US fighter jets drop self-healing micro-drones in field test

11 Jan 20177 Shares

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A Boeing F/A-18 Super Hornet jet fighter. Image: Anatoliy Lukich/Shutterstock

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Future US jet fighters will likely be equipped with a swarm of hundreds of micro-drones, following the release of footage of a field test conducted in October 2016.

While enormous US Air Force drones such as the Predator continuously patrol the skies over places such as Afghanistan, the future of aerial warfare will more likely be with the deployment of micro-drones.

According to the US Department of Defense (DOD), the first successful trial of 103 Perdix micro-drones was conducted back in October 2016, when two F/A-18 Super Hornet fighter jets released their payload over a test site in China Lake, California.

From the footage released by the department, the drones can be seen falling out of canisters attached to the wings of the planes before quickly switching on and demonstrating “advanced swarm behaviours such as collective decision-making, adaptive formation flying and self-healing”.

Each of these Perdix drones is capable of speeds up to Mach 0.6. They can withstand temperatures of minus 10 degrees Celsius as well as the shock of being deployed from a significant height at very high speeds.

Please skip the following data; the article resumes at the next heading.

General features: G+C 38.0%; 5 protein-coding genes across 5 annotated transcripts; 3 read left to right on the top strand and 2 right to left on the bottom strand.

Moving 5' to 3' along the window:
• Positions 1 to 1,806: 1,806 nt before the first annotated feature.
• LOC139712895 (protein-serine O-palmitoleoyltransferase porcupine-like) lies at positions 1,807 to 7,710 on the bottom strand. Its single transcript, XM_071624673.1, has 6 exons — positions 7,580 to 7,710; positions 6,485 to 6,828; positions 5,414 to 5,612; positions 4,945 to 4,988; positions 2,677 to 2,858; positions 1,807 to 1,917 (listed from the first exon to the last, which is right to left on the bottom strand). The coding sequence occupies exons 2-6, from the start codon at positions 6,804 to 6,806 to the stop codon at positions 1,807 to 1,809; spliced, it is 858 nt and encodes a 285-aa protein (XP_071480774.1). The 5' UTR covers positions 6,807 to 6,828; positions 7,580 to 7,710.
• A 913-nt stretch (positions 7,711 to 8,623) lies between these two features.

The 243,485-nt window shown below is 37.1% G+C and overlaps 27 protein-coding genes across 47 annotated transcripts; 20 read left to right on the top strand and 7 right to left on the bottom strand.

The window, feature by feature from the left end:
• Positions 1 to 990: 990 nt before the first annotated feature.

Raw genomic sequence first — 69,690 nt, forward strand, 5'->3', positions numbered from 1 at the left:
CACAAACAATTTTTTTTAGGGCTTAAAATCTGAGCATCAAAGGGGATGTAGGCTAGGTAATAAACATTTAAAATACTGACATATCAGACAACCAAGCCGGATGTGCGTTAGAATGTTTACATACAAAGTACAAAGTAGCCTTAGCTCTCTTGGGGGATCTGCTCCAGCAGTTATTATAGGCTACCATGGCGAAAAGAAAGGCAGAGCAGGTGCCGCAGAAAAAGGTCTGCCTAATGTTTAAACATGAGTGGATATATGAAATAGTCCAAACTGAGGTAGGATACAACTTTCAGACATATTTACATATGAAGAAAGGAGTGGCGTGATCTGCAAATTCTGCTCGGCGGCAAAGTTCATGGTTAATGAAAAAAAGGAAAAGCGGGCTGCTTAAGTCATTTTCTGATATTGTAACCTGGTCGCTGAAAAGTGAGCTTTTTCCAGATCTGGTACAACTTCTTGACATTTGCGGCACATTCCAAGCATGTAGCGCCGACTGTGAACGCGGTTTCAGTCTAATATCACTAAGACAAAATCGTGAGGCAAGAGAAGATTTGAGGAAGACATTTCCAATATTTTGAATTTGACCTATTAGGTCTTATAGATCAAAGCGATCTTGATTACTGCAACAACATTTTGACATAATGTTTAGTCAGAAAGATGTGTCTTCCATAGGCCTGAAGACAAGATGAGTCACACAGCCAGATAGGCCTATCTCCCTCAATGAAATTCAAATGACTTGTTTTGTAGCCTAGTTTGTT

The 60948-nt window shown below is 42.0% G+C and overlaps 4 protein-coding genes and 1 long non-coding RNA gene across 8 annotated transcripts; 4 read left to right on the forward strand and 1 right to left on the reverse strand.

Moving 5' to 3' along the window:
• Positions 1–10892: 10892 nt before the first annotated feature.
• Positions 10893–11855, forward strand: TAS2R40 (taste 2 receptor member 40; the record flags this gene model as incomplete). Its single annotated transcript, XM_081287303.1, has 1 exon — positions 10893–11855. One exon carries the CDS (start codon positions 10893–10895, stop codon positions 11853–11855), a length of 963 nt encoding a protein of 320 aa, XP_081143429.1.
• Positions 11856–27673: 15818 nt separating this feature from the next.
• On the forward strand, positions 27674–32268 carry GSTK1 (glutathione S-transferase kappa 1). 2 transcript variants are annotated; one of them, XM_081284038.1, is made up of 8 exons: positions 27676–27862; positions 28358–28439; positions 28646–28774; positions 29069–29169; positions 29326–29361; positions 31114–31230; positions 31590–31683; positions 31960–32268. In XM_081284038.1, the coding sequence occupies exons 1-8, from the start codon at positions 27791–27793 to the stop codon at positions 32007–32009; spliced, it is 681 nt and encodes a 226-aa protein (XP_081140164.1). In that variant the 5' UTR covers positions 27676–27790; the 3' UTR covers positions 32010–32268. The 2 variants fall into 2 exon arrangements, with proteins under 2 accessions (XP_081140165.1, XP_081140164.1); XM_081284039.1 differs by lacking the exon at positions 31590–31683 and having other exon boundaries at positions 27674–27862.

These drones would be difficult to spot with the naked eye, with a body length of just 6in and a wingspan of 11in, and would be capable of flight for up to 20 minutes.

‘They are a collective organism’

Originally designed by Massachusetts Institute of Technology (MIT) engineering students, the Perdix drone was modified for military use by the scientists and engineers of MIT Lincoln Laboratory, starting in 2013.

“Due to the complex nature of combat, Perdix are not pre-programmed synchronised individuals; they are a collective organism, sharing one distributed brain for decision-making and adapting to each other like swarms in nature,” said William Roper, director of the Strategic Capabilities Office (SCO).

“Because every Perdix communicates and collaborates with every other Perdix, the swarm has no leader and can gracefully adapt to drones entering or exiting the team.”

By the end of this year, the US DOD and the SCO hope to build 1,000 micro-drones as well as developing the seventh-generation design that would include greater autonomous capabilities.

A Boeing F18/A Super Hornet jet fighter. Image: Anatoliy Lukich/Shutterstock

Colm Gorey is a journalist with Siliconrepublic.com

editorial@siliconrepublic.com